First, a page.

Formula 1 is truly a World Championship event, featuring races at 18 different circuits all over the globe. The season starts in Australia and ends in Japan with stops in Bahrain, Monaco, Hungary, the United States and other locales in between. A person who races an F1 car is called a pilot. These pilots experience more g-force on the ground during a race than a fighter pilot in the sky.
Don't just watch the race! Each race is preceded by a practice session and a qualifying session. Race position is determined during qualifying. Sometimes a pilot is penalized for making a mistake or for an unsanctioned modification to their car during qualifying, resulting in a starting position in the back of the grid. When this happens, a pilot will quickly try to advance during the race to compensate for the penalty--exciting racing!
Learn the circuit. Each race circuit presents its own challenge. Sometimes the challenge is racing on a city street! Other times a quick turn has to be taken at the start of the race or at the end of a long straight.
Check the weather. The temperature of the race track and the possibility of rain will affect the choice of tire. Each team arrives with a hard and a soft compound set of tires to run based on weather conditions.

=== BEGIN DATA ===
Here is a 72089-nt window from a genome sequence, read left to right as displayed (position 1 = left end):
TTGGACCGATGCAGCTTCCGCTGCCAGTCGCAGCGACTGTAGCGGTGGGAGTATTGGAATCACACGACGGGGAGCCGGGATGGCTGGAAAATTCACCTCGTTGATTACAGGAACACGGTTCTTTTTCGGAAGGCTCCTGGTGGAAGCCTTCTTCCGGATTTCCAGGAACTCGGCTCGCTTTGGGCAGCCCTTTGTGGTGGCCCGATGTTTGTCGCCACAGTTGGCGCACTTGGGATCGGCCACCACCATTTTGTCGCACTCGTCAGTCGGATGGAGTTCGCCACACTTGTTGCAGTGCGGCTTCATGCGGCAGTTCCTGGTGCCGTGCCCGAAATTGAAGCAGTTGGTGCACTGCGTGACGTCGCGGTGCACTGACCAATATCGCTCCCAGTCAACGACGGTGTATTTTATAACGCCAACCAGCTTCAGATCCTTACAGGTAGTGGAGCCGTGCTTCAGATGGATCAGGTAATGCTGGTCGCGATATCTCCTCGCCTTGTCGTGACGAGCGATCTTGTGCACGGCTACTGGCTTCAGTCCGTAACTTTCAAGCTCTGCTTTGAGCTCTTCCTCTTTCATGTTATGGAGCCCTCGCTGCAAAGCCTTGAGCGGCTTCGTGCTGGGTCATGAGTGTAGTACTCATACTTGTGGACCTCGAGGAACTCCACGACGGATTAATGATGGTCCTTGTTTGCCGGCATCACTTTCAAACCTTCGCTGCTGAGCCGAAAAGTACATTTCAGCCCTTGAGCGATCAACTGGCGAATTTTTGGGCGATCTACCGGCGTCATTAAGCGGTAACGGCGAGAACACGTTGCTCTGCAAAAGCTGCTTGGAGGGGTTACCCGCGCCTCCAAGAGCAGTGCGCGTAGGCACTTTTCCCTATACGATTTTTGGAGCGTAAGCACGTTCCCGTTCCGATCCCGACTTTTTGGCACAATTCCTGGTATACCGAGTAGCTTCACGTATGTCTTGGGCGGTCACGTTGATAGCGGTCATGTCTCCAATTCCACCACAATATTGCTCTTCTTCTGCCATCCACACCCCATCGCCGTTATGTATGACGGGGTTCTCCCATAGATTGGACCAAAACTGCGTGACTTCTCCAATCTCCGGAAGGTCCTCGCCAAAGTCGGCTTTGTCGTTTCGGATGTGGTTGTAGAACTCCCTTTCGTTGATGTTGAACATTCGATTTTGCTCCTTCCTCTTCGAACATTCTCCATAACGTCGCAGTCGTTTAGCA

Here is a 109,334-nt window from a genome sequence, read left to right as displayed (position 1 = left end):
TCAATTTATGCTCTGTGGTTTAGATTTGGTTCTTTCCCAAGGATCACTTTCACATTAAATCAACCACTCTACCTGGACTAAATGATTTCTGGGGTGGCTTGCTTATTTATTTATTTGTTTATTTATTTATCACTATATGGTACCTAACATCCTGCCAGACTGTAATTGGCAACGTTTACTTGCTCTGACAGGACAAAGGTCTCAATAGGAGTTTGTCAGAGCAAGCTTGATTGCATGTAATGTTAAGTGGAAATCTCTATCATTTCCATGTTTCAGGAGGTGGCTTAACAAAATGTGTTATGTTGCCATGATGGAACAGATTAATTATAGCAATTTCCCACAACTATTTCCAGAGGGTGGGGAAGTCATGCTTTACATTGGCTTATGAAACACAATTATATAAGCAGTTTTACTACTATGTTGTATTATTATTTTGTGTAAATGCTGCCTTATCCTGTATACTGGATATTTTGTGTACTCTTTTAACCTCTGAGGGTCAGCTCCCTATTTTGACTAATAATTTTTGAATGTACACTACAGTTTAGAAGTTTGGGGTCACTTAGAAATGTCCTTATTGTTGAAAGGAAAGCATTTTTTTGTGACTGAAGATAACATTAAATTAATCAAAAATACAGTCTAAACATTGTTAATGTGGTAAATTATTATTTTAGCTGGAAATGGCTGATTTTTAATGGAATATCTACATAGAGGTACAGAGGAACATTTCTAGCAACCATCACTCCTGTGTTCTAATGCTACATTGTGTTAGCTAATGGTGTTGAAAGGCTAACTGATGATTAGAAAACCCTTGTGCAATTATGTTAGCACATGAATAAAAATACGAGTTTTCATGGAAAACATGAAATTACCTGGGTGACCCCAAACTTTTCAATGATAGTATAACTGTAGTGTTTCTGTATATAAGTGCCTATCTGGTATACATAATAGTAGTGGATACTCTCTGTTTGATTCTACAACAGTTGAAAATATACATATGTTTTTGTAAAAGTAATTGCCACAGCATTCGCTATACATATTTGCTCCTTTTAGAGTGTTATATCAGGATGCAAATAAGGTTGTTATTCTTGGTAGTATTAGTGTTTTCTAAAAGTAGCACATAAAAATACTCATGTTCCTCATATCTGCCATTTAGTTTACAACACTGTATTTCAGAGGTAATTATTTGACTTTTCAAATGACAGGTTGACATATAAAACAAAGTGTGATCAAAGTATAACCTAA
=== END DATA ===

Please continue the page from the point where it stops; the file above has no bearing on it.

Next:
Follow the race storylines. Televised races feature storylines about something relevant to the race. Will a certain pilot make a comeback? Will a particular car have a bad day? Will a team run two different strategies for each car?
Watch the celebration and press conference after the race. The press conference is an informative way to learn about the effort it took to win a race or to finish in the top 3.
The Cars - Turn up the volume! The start of an F1 race is unlike anything in the world. Twenty cars accelerating from 0 to 100 MPH in 3 seconds is an incredible sight to see and even more thrilling to hear! Know something about the technical sophistication of the cars. The cars are powered by V8 engines running special fuel to produce 750 horsepower. The combined weight of the car and pilot is less than 1500 pounds. But there's more to it than just horsepower. Notice when a pilot has an accident, he removes the steering wheel--the steering wheel in an F1 car costs 100K and has more computing power than a desktop computer. It is the inspiration for regular cars which feature "paddle shifting" on the steering wheel.
Know where the manufacturer stands in the points total. F1 features two championships. One for the pilots and one for the manufacturers. The two teams with the best records each spend 400 million dollars a year and these two teams aren't the sport's biggest spenders.